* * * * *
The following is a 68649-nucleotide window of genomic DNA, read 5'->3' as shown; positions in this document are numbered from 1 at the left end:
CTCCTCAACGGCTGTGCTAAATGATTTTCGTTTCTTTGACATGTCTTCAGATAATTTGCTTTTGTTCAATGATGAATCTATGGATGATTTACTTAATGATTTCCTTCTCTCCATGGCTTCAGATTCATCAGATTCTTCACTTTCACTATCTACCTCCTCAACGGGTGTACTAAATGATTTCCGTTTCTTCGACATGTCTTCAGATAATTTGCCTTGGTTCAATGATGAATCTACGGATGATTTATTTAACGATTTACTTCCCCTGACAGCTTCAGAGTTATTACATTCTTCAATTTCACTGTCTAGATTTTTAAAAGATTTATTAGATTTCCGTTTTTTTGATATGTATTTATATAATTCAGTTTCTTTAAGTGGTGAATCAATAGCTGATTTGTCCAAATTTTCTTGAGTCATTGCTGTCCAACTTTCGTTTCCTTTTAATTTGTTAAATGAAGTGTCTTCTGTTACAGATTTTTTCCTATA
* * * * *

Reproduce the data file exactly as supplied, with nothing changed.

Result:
The following is a 68649-nucleotide window of genomic DNA, read 5'->3' as shown; positions in this document are numbered from 1 at the left end:
CTCCTCAACGGCTGTGCTAAATGATTTTCGTTTCTTTGACATGTCTTCAGATAATTTGCTTTTGTTCAATGATGAATCTATGGATGATTTACTTAATGATTTCCTTCTCTCCATGGCTTCAGATTCATCAGATTCTTCACTTTCACTATCTACCTCCTCAACGGGTGTACTAAATGATTTCCGTTTCTTCGACATGTCTTCAGATAATTTGCCTTGGTTCAATGATGAATCTACGGATGATTTATTTAACGATTTACTTCCCCTGACAGCTTCAGAGTTATTACATTCTTCAATTTCACTGTCTAGATTTTTAAAAGATTTATTAGATTTCCGTTTTTTTGATATGTATTTATATAATTCAGTTTCTTTAAGTGGTGAATCAATAGCTGATTTGTCCAAATTTTCTTGAGTCATTGCTGTCCAACTTTCGTTTCCTTTTAATTTGTTAAATGAAGTGTCTTCTGTTACAGATTTTTTCCTATA